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Thursday, September 16, 2010

The music of Tool, psychadelic drugs produced by the human body, and near-death experiences....what?

This evening when I got back from work I sat down to listen to Led Zeppelin's "No Quarter," an epic-length, psychadelic song that tends to induce a sort of meditative calm in me every time I listen, at least for the first 5 or 6 minutes.  I then remembered that Tool had made a cover version of "No Quarter," and even though I had it in my library, I went to youtube to see if I could find a video.  Success! (Apologies for whatever idiot uploaded it misspelling Led Zeppelin):

It struck me that of all of Zeppelin's songs, "No Quarter" is perhaps the song most fit for a Tool cover.  Initially, I was not terribly impressed.  Of course the audio was crap, as is the case with most youtube videos.  The early vocals are heavily filtered, and are even more difficult to make out than Robert Plant's in the original.  Eventually it began to grow on me, however.  The last three or four minutes are pure excellence in music.

Alex Grey's "The Spirit Molecule"
Reading the comments as I listened, I caught a reference to DMT, a molecule that Alex Grey (the artist behind Tool's album covers and live show) refers to as "the spirit molecule."  Intrigued, I headed over to the Wikipedia page for DMT, which I found incredibly fascinating.  The article states that "(DMT) is found not only in many plants,[3] but also in trace amounts in the human body, where its natural function remains undetermined."  It is capable of inducing an intense hallucination lasting between 10 and 15 minutes.  It is classified as a Schedule 1 illegal substance in the US, reserved only for laboratory research.  And yet, it occurs in the human body?  What could its purpose possibly be?  Some researchers are speculating that DMT "may play a role in mediating the visual effects of natural dreaming, and also near-death experiences, religious visions and other mystical states."  Others speculate that it may be the key to the phenomenon known as Lucid Dreaming, where one is aware that they are dreaming and can manipulate the dream however they decide to.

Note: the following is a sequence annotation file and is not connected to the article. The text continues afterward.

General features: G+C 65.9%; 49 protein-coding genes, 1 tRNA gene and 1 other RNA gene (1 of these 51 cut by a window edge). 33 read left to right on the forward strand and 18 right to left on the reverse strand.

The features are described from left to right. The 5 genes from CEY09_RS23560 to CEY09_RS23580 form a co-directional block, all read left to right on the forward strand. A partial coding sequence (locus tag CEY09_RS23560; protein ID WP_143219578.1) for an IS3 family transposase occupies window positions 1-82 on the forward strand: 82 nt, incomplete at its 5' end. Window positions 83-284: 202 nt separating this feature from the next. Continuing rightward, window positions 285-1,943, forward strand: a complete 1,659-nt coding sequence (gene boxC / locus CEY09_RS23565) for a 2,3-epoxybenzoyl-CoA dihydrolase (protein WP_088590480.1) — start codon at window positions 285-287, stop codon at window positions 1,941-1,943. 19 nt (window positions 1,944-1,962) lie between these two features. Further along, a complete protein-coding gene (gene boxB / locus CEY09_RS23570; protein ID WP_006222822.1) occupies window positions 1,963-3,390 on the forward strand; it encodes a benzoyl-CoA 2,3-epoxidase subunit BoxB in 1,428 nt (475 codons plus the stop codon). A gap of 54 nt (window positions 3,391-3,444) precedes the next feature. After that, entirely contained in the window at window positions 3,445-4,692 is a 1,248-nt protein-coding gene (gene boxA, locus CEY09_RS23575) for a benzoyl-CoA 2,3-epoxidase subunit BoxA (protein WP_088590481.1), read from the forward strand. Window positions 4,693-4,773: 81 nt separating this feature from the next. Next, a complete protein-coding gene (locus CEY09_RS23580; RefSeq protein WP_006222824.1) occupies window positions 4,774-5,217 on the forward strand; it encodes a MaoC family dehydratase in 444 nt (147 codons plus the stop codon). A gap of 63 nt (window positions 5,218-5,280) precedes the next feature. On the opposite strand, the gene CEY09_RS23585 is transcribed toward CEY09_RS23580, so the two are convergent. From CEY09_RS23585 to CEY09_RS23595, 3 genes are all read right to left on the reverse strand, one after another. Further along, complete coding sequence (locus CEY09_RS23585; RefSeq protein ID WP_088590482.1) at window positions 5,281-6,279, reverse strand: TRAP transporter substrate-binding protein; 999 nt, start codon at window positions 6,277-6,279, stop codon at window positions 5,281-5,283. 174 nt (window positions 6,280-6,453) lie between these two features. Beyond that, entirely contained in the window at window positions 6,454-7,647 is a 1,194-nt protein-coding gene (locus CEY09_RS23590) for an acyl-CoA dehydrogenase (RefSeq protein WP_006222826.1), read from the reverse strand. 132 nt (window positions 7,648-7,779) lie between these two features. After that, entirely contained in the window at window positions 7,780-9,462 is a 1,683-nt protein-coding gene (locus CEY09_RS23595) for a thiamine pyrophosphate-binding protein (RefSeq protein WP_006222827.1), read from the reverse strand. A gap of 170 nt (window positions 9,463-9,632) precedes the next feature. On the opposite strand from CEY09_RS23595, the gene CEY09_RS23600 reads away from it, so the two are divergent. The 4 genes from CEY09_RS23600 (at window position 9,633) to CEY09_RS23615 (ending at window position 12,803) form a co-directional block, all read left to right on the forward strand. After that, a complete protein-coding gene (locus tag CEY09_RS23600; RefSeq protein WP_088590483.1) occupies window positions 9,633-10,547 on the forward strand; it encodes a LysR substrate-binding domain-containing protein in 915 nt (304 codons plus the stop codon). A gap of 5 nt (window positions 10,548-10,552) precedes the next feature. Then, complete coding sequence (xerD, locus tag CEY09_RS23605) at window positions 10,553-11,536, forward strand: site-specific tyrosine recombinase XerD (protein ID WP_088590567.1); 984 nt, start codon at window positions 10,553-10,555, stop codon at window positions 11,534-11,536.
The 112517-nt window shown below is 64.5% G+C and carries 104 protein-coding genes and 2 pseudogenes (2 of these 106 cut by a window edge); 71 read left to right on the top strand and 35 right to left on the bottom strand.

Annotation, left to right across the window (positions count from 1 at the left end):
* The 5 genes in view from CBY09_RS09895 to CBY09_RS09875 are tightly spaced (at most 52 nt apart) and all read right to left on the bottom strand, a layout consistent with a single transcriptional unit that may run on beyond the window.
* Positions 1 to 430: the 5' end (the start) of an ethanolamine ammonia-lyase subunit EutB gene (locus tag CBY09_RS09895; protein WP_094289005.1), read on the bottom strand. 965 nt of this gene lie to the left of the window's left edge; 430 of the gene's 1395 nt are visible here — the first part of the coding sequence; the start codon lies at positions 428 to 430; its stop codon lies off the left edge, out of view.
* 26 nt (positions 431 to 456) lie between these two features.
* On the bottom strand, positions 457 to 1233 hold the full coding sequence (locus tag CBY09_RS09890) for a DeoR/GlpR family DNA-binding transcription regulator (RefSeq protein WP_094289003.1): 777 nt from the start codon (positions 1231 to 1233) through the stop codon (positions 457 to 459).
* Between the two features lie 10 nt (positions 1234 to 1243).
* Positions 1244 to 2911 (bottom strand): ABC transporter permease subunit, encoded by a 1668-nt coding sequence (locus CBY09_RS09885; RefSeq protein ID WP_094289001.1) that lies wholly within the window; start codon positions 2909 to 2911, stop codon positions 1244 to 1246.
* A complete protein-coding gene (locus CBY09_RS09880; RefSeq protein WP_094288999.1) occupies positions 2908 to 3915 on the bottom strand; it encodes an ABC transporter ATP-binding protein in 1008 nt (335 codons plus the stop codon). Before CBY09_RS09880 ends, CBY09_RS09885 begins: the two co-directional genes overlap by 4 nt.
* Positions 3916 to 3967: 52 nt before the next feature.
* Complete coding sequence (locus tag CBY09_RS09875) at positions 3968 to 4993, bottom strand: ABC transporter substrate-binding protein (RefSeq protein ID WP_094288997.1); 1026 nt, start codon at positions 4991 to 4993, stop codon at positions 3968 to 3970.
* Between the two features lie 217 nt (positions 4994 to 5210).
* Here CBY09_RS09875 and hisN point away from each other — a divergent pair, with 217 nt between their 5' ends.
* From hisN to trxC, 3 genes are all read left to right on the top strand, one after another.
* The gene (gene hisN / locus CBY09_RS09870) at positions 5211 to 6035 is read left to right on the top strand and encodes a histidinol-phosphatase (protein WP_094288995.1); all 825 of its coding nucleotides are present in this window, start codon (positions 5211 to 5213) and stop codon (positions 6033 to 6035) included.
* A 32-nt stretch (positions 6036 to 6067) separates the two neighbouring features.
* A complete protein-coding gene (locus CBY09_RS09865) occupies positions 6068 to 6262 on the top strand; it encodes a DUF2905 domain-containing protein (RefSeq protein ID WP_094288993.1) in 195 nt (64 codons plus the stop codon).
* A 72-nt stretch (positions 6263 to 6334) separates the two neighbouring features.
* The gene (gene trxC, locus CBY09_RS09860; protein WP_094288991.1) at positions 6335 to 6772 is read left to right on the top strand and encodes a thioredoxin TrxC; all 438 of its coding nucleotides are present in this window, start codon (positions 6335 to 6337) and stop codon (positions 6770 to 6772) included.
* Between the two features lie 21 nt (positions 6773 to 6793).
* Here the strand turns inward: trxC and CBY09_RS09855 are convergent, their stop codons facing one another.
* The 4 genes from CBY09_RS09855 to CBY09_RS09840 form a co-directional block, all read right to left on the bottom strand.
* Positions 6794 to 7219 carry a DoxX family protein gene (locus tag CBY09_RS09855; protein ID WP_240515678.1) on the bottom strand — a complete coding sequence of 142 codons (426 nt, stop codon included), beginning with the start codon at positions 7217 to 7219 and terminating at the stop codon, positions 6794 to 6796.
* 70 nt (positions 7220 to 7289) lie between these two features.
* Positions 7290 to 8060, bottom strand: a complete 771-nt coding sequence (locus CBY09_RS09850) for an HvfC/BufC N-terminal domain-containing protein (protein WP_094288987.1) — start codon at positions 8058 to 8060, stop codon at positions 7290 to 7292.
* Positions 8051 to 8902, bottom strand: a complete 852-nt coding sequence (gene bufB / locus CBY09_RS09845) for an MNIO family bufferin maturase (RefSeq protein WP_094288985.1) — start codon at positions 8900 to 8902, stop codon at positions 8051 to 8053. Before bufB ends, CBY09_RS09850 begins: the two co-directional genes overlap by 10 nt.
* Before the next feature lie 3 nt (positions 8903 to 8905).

I clicked through to the near-death experiences article, and found another intensely fascinating read.  Apparently there are 8 million people in the US that claim to have had a near-death experience, either being medically dead for a short period of time before revival, or very near to dying.  Incredibly, each of the accounts these survivors share of their experiences have common threads: seeing an intense white light, out-of-body experiences such as being able to look down upon medical staff treating them, a sense of peace, well-being,  hearing the most beautiful music they can imagine (probably Blind Guardian), and making a decision to return to their body. I just found the fact that these people had so many similar experiences very profound.  Is it a chemical reaction that occurs when the brain shuts down?  Is it the purpose of DMT?  Or is there really more going on in this life than we care to admit?  Whoa, shit just got real.

So, yeah, another typical Tool listening session turns into learning the most interesting shit I've learned in months.  I guess this hasn't been technically about metal, but listening to metal inspired me to learn something new and mind-opening.  How often does Ke$ha do that?

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